3. More recently the rigour of the decision in Mitchell has been tempered by the decision in Denton. In that case the court recognised that Mitchell had been the subject of criticism and, while holding that the guidance it provided remained substantially sound, sought to explain in rather more detail how it should be interpreted and applied. In doing so it identified three stages of enquiry: (i) identifying and assessing the seriousness and significance of the default which engages rule 3.9; (ii) identifying its cause; and (iii) evaluating all the circumstances of the case, including those specifically mentioned, so as to enable the court to deal with the application justly. The court clearly contemplated that if the default is not serious and significant, relief is likely to be granted. For these purposes a default which does not disrupt the progress of the litigation or the business of the courts more generally may well not be regarded as serious or significant. The court did not consider it appropriate to elaborate on the second stage, given the range of circumstances likely to arise. One of the most significant aspects of the decision, however, is to be found in paragraph 31, in which the Master of the Rolls makes it clear when dealing with the third stage that, even if there is a serious and significant default for which no good reason can be given, the application will not automatically fail. Although the factors mentioned in rule 3.9 are of particular importance, they are not of overriding significance.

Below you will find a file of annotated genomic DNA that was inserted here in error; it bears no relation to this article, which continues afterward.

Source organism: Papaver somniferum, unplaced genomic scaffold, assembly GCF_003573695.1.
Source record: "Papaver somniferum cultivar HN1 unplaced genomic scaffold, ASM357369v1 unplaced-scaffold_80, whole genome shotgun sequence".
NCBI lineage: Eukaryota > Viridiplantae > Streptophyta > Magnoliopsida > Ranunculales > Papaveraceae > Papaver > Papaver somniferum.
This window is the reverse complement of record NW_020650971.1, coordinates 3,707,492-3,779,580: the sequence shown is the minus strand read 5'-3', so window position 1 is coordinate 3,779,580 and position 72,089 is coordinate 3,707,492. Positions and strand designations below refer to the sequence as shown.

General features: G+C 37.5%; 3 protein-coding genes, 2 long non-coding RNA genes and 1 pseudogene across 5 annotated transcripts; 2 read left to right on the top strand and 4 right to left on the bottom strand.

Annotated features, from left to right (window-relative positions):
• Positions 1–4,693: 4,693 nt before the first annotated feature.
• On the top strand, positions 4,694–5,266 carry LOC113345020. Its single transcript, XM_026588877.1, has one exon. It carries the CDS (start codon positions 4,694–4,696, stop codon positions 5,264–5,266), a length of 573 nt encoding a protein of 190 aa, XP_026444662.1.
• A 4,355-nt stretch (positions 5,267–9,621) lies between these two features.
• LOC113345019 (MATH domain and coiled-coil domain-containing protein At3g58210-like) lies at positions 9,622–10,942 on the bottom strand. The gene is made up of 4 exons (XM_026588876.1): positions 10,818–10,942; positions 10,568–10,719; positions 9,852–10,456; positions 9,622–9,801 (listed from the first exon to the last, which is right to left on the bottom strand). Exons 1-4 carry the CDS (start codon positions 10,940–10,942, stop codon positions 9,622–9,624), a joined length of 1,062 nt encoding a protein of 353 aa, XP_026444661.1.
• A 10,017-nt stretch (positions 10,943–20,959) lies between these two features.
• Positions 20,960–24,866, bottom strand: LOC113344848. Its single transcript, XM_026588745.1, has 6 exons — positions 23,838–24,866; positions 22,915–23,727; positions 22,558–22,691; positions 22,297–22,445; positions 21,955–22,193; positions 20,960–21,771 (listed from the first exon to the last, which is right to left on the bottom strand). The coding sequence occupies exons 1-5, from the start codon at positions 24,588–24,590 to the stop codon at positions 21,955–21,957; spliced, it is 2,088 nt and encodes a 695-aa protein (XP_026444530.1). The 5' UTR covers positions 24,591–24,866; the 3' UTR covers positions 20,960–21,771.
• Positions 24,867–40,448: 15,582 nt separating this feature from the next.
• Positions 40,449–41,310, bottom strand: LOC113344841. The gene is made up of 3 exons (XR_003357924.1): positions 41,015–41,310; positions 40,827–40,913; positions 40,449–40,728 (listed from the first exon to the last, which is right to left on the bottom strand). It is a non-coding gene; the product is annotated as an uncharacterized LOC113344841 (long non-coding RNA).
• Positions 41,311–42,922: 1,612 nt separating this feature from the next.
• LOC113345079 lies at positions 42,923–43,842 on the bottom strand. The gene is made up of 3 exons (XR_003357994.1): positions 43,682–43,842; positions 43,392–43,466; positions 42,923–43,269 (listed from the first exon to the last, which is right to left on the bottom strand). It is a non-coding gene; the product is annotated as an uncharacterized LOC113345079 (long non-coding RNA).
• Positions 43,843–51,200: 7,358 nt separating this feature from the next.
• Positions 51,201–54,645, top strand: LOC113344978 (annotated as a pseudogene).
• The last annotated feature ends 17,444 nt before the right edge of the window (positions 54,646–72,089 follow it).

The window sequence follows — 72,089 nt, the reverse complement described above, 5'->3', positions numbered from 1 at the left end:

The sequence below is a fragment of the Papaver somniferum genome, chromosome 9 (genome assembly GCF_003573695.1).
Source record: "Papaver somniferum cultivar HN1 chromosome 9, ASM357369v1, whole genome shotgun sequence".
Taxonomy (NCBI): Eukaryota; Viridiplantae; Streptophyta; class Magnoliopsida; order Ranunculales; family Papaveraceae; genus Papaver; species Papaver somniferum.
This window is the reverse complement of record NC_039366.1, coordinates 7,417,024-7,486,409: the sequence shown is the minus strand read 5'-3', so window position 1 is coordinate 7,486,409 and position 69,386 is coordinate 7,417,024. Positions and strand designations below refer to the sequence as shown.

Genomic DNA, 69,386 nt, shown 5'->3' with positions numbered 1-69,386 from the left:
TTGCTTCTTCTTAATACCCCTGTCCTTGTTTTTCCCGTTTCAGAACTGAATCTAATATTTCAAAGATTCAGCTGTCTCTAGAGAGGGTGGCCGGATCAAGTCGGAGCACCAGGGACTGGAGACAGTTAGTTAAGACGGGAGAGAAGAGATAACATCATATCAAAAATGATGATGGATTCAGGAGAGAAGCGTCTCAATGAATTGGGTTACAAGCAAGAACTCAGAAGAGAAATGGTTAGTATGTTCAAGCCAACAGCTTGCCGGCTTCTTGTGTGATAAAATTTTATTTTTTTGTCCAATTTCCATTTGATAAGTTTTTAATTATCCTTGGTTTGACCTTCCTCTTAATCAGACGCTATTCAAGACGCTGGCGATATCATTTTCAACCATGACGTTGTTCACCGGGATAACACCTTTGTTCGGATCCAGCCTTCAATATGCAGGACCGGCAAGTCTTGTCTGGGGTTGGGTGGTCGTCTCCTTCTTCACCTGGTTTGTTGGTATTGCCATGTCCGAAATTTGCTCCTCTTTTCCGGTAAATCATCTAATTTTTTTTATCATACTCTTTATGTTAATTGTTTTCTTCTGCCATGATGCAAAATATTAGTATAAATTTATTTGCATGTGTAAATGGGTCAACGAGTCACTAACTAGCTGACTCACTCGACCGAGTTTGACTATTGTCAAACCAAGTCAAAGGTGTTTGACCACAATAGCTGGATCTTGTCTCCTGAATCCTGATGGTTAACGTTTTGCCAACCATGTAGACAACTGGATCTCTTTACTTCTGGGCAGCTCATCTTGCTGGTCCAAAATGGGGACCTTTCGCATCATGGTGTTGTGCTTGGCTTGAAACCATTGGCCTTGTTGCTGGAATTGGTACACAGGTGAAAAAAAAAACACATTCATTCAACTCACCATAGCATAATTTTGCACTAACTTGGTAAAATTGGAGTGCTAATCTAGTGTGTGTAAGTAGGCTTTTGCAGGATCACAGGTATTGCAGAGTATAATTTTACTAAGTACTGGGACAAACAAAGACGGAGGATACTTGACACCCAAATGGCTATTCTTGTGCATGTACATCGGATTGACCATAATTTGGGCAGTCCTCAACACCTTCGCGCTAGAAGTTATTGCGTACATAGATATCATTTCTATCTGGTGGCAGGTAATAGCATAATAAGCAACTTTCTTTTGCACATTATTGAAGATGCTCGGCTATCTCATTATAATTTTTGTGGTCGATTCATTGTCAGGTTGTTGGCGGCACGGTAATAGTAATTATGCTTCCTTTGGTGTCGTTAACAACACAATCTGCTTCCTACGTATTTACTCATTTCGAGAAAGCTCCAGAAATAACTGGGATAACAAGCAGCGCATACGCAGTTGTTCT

4. The approach that is now to be taken to an application under rule 3.9 is summarised in paragraphs 35-36 as follows:

“35. Thus, the court must, in considering all the circumstances of the case so as to enable it to deal with the application justly, give particular weight to these two important factors. In doing so, it will take account of the seriousness and significance of the breach (which has been assessed at the first stage) and any explanation (which has been considered at the second stage). The more serious or significant the breach the less likely it is that relief will be granted unless there is a good reason for it. Where there is a good reason for a serious or significant breach, relief is likely to be granted. Where the breach is not serious or significant, relief is also likely to be granted.

36. But it is always necessary to have regard to all the circumstances of the case. The factors that are relevant will vary from case to case. As has been pointed out in some of the authorities that have followed Mitchell, the promptness of the application will be a relevant circumstance to be weighed in the balance along with all the circumstances. Likewise, other past or current breaches of the rules, practice directions and court orders by the parties may also be taken into account as a relevant circumstance.”

The application of the Mitchell principles to this case